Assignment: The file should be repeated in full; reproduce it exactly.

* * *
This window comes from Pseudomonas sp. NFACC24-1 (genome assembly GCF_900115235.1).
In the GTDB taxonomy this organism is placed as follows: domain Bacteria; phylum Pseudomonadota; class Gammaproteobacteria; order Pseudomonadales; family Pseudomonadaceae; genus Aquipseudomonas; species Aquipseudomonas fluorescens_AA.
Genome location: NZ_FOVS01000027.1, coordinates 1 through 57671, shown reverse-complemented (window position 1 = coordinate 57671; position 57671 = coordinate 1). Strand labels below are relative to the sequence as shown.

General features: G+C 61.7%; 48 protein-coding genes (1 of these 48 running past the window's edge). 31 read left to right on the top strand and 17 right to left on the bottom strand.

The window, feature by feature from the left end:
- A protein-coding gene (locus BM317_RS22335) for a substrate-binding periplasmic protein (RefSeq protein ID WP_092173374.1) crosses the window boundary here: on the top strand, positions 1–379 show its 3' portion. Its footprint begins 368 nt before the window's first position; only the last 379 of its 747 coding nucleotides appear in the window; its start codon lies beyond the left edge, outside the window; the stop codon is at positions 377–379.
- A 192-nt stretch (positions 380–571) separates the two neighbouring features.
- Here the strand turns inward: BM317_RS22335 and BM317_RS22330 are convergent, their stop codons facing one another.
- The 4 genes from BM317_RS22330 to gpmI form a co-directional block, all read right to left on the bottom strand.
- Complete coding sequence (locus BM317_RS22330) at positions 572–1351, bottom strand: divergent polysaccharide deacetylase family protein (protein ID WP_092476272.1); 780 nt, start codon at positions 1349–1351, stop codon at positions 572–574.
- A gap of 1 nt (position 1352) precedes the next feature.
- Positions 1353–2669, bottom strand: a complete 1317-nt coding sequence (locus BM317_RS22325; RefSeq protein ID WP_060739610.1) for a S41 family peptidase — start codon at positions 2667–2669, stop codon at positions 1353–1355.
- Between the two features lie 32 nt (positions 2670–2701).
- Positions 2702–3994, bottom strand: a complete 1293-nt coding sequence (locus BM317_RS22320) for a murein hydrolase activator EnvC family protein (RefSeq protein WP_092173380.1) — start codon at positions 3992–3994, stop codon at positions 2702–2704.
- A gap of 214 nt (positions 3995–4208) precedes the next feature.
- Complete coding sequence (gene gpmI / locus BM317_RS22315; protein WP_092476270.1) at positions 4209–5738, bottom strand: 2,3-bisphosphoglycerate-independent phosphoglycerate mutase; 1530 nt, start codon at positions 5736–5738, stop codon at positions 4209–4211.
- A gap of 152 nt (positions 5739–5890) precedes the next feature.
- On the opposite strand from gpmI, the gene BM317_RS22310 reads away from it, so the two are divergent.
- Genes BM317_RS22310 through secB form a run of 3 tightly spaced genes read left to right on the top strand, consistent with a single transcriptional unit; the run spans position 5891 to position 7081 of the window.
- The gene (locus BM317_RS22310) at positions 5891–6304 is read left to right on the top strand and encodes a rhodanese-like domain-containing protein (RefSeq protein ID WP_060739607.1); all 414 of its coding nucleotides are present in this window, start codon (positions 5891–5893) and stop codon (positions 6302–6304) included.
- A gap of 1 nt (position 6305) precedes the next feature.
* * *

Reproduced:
This window comes from Pseudomonas sp. NFACC24-1 (genome assembly GCF_900115235.1).
In the GTDB taxonomy this organism is placed as follows: domain Bacteria; phylum Pseudomonadota; class Gammaproteobacteria; order Pseudomonadales; family Pseudomonadaceae; genus Aquipseudomonas; species Aquipseudomonas fluorescens_AA.
Genome location: NZ_FOVS01000027.1, coordinates 1 through 57671, shown reverse-complemented (window position 1 = coordinate 57671; position 57671 = coordinate 1). Strand labels below are relative to the sequence as shown.

General features: G+C 61.7%; 48 protein-coding genes (1 of these 48 running past the window's edge). 31 read left to right on the top strand and 17 right to left on the bottom strand.

The window, feature by feature from the left end:
- A protein-coding gene (locus BM317_RS22335) for a substrate-binding periplasmic protein (RefSeq protein ID WP_092173374.1) crosses the window boundary here: on the top strand, positions 1–379 show its 3' portion. Its footprint begins 368 nt before the window's first position; only the last 379 of its 747 coding nucleotides appear in the window; its start codon lies beyond the left edge, outside the window; the stop codon is at positions 377–379.
- A 192-nt stretch (positions 380–571) separates the two neighbouring features.
- Here the strand turns inward: BM317_RS22335 and BM317_RS22330 are convergent, their stop codons facing one another.
- The 4 genes from BM317_RS22330 to gpmI form a co-directional block, all read right to left on the bottom strand.
- Complete coding sequence (locus BM317_RS22330) at positions 572–1351, bottom strand: divergent polysaccharide deacetylase family protein (protein ID WP_092476272.1); 780 nt, start codon at positions 1349–1351, stop codon at positions 572–574.
- A gap of 1 nt (position 1352) precedes the next feature.
- Positions 1353–2669, bottom strand: a complete 1317-nt coding sequence (locus BM317_RS22325; RefSeq protein ID WP_060739610.1) for a S41 family peptidase — start codon at positions 2667–2669, stop codon at positions 1353–1355.
- Between the two features lie 32 nt (positions 2670–2701).
- Positions 2702–3994, bottom strand: a complete 1293-nt coding sequence (locus BM317_RS22320) for a murein hydrolase activator EnvC family protein (RefSeq protein WP_092173380.1) — start codon at positions 3992–3994, stop codon at positions 2702–2704.
- A gap of 214 nt (positions 3995–4208) precedes the next feature.
- Complete coding sequence (gene gpmI / locus BM317_RS22315; protein WP_092476270.1) at positions 4209–5738, bottom strand: 2,3-bisphosphoglycerate-independent phosphoglycerate mutase; 1530 nt, start codon at positions 5736–5738, stop codon at positions 4209–4211.
- A gap of 152 nt (positions 5739–5890) precedes the next feature.
- On the opposite strand from gpmI, the gene BM317_RS22310 reads away from it, so the two are divergent.
- Genes BM317_RS22310 through secB form a run of 3 tightly spaced genes read left to right on the top strand, consistent with a single transcriptional unit; the run spans position 5891 to position 7081 of the window.
- The gene (locus BM317_RS22310) at positions 5891–6304 is read left to right on the top strand and encodes a rhodanese-like domain-containing protein (RefSeq protein ID WP_060739607.1); all 414 of its coding nucleotides are present in this window, start codon (positions 5891–5893) and stop codon (positions 6302–6304) included.
- A gap of 1 nt (position 6305) precedes the next feature.